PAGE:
What is intellectual disability?
The term ‘intellectual disability’ is used when a person has difficulties with both cognitive (intellectual) functioning and adaptive behaviour (everyday practical and social skills) in comparison to other individuals of the same age. For a person to receive a diagnosis of an intellectual disability these difficulties had to arise before the age of 18.
'Intellectual disability' is also referred to as developmental disability or learning disability, and in some cultures mental retardation.
Sometimes intellectual disability is described as mild, moderate, severe or profound. This indicates the degree of disability and is based on the impact the intellectual disability has on the person's day to day functioning. In addition, individuals with intellectual disability will have an IQ score below 70 on assessments of cognitive ability (average IQ of typically developing individuals is between 90 and 109). Not all professionals agree that these categories are helpful as a single 'category' may not fully represent someone's abilities. However, the categories are a useful way to communicate an estimate of someone's general level of functioning.
Overall, what is the level of intellectual functioning in Smith-Magenis syndrome?
Studies of cognitive functioning in Smith-Magenis syndrome indicate that the majority of individuals have a moderate intellectual disability (35-50 IQ points).
What are the particular strengths of individuals with Smith-Magenis syndrome?
At least one research study has suggested that individuals with Smith-Magenis syndrome may have relative strengths in long term memory, visual attention and reading; however, strengths in reading have not been supported by all research studies. A study conducted by Udwin, Webber and Horn in 2001 found that adults with Smith-Magenis syndrome failed to progress beyond six to seven year-old level in reading on a reading test.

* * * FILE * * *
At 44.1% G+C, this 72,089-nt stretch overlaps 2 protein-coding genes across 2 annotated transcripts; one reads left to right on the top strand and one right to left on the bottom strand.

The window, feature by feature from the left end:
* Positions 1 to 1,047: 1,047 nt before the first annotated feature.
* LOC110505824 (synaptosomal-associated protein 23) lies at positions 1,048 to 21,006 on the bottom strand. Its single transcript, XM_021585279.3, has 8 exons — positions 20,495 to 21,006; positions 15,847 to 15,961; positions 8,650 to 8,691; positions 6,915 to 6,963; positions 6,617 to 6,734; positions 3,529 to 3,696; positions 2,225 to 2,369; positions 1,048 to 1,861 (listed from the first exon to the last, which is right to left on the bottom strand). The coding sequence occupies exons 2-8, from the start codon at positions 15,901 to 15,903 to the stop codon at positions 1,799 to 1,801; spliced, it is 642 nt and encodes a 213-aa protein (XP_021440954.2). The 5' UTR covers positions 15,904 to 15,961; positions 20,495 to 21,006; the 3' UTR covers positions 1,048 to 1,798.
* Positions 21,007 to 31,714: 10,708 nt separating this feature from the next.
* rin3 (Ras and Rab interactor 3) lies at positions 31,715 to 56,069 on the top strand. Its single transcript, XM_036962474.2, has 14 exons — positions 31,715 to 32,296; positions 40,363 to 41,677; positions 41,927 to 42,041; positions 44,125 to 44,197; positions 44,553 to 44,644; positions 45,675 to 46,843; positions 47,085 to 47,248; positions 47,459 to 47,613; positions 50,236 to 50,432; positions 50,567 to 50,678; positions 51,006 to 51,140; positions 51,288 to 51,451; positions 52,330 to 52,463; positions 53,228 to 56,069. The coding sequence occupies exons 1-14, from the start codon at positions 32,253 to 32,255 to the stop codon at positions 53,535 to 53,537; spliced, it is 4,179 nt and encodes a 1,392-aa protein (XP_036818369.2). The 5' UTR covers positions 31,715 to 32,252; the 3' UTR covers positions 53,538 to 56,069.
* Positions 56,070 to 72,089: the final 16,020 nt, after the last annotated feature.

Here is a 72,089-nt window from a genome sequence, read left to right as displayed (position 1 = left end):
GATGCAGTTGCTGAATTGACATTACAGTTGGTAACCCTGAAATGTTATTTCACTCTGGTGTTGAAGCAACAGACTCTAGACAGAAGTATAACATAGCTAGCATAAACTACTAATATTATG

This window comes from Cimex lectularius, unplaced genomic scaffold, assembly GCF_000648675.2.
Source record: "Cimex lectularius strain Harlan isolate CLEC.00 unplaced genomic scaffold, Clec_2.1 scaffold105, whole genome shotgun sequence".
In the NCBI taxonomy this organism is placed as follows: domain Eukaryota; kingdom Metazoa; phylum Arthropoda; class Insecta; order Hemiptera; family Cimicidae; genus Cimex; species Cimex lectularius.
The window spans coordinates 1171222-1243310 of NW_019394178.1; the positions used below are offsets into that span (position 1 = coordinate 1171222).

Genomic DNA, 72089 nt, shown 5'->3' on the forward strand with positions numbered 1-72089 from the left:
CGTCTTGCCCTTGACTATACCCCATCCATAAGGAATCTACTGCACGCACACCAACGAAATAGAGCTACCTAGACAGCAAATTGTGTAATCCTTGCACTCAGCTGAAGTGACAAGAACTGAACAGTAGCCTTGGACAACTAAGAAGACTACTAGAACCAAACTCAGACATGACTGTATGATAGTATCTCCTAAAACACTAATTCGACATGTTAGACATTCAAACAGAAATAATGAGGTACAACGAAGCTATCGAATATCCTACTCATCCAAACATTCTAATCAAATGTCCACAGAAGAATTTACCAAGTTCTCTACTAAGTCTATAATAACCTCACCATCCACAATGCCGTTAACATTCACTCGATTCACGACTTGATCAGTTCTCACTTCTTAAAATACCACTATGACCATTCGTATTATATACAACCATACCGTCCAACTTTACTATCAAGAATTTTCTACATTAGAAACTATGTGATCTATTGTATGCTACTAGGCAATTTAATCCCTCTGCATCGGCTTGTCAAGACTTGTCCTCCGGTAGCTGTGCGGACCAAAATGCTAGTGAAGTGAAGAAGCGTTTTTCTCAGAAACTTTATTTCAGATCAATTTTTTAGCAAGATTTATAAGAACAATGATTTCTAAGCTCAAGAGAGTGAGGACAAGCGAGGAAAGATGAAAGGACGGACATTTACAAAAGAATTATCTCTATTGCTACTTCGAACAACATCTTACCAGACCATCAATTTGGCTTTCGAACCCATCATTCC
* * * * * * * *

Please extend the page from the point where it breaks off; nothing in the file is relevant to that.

What do individuals with Smith-Magenis syndrome find particularly difficult?
Compared to other abilities, individuals with Smith-Magenis syndrome are reported to have particular weaknesses in short term memory and sequential information processing.
Does everyone with Smith-Magenis syndrome have a moderate intellectual disability?
A small number of individuals with SMS without intellectual disability or with borderline intellectual disabilities have been described in the research literature. Children and adults who have borderline or no intellectual disability may still show the characteristic behaviour patterns associated with Smith-Magenis syndrome. It is likely that with increasing professional awareness and improved testing, less severely affected individuals with Smith-Magenis syndrome will be increasingly identified.
Does cognitive ability change as individuals with Smith-Magenis syndrome get older?
It is unclear whether IQ remains stable or declines with age. Only a small number of studies have explored this issue and the results have been inconsistent, therefore, further research is needed, but currently there is no convincing evidence to indicate a decline in IQ.